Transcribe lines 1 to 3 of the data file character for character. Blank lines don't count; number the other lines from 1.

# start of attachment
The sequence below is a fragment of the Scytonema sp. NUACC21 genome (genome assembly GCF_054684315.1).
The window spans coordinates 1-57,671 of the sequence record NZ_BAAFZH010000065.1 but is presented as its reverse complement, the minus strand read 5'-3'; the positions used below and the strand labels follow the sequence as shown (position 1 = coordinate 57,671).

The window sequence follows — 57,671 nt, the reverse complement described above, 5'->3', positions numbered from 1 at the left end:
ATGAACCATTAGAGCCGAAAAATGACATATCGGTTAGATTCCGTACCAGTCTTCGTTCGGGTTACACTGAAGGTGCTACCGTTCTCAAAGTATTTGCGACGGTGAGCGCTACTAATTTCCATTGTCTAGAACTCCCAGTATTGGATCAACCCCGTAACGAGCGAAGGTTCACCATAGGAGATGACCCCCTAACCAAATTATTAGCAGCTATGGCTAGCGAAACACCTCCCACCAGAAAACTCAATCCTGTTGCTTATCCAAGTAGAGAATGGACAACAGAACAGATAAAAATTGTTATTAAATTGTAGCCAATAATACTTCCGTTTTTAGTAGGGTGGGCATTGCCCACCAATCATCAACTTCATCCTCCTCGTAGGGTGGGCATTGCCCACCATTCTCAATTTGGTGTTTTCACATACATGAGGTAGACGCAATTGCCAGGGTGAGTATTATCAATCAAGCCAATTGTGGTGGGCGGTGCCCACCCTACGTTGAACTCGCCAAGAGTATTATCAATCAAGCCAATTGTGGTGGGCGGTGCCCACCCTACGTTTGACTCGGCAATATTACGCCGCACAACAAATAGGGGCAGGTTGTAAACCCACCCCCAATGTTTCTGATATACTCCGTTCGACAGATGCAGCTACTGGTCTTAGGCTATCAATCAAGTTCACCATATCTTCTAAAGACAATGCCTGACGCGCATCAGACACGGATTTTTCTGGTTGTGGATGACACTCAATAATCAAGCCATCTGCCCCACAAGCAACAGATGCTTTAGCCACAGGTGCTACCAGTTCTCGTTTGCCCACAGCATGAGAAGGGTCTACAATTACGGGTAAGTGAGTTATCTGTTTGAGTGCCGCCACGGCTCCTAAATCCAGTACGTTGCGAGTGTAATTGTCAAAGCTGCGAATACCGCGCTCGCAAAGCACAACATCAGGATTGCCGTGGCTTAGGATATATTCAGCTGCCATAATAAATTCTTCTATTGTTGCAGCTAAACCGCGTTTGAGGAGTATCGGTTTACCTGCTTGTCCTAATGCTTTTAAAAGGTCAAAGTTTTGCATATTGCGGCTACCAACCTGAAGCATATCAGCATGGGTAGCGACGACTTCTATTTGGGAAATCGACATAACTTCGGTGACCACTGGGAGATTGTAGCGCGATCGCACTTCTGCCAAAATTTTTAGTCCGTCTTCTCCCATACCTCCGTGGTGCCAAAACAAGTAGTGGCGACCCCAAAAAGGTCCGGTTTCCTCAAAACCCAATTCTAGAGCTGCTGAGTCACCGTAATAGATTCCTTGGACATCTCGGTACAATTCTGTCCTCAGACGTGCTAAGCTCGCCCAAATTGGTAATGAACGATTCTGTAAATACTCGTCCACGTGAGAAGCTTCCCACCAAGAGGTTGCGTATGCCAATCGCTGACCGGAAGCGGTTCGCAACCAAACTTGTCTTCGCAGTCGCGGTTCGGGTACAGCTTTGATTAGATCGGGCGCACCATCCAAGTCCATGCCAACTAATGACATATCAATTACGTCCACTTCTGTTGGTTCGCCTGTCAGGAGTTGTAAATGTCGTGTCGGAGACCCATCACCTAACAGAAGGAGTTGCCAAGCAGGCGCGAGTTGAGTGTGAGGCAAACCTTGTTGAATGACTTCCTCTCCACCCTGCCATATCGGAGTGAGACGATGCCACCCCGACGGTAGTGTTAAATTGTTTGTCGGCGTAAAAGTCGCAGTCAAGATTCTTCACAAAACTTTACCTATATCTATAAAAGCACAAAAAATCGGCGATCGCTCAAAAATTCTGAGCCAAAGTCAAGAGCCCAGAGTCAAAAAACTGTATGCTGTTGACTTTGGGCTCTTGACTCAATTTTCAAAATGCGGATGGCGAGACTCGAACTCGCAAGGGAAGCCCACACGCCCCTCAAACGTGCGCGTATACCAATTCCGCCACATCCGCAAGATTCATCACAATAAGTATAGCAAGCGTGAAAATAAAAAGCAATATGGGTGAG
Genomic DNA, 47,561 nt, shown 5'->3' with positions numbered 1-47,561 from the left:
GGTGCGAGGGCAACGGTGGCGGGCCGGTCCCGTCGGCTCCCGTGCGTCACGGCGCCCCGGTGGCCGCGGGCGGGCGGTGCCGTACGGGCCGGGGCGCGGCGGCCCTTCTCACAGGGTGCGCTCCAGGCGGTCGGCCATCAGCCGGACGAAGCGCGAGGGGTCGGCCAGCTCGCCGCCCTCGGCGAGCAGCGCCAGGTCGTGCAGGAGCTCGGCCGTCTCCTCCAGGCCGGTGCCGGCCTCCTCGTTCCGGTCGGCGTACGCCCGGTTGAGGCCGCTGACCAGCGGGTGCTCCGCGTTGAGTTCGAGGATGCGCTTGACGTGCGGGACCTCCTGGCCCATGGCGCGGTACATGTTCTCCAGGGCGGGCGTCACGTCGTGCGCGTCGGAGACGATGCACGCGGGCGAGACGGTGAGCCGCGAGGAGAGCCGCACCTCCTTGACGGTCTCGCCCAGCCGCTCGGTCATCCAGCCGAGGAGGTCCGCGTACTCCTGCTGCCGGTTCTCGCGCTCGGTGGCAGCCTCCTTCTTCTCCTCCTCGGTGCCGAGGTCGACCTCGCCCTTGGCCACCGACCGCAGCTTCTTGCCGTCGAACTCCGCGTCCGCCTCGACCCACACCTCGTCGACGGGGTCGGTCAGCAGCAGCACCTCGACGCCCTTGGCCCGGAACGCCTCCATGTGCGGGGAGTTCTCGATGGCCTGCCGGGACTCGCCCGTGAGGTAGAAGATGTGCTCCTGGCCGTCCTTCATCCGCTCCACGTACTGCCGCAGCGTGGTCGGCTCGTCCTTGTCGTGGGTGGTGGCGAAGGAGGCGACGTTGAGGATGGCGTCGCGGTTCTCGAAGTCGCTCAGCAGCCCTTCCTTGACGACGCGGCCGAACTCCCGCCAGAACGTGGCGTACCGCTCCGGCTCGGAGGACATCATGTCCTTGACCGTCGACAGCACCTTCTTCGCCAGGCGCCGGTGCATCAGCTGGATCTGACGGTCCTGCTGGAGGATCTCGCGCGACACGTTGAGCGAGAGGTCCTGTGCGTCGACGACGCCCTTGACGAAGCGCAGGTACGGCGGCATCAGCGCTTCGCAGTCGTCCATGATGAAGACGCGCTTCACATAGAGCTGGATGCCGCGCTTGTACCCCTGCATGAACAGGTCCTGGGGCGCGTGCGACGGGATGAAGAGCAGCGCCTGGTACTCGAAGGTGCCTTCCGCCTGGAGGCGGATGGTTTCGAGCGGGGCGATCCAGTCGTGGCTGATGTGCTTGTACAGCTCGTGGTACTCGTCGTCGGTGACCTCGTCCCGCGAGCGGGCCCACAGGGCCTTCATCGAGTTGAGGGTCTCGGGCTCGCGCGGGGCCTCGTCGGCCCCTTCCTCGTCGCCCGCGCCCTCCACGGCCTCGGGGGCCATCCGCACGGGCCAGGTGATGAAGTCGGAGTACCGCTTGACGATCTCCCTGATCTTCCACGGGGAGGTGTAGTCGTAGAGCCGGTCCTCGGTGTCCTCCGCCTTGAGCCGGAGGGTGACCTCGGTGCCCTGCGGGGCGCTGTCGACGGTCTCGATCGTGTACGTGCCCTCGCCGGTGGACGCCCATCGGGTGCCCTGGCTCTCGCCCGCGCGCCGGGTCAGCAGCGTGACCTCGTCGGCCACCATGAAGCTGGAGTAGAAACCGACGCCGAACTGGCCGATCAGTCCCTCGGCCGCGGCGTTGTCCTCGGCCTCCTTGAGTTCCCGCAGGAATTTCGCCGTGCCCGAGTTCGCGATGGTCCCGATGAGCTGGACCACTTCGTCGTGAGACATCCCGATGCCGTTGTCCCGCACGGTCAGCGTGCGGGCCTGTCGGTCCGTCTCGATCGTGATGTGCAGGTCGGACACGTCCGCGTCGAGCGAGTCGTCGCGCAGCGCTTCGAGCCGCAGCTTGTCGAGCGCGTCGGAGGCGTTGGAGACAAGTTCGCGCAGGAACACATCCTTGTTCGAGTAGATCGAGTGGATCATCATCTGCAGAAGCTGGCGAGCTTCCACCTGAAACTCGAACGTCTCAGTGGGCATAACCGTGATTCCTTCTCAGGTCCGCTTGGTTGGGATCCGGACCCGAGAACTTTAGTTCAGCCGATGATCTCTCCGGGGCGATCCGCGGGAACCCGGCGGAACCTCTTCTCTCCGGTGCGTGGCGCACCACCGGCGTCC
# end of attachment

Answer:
The sequence below is a fragment of the Scytonema sp. NUACC21 genome (genome assembly GCF_054684315.1).
The window spans coordinates 1-57,671 of the sequence record NZ_BAAFZH010000065.1 but is presented as its reverse complement, the minus strand read 5'-3'; the positions used below and the strand labels follow the sequence as shown (position 1 = coordinate 57,671).

The window sequence follows — 57,671 nt, the reverse complement described above, 5'->3', positions numbered from 1 at the left end: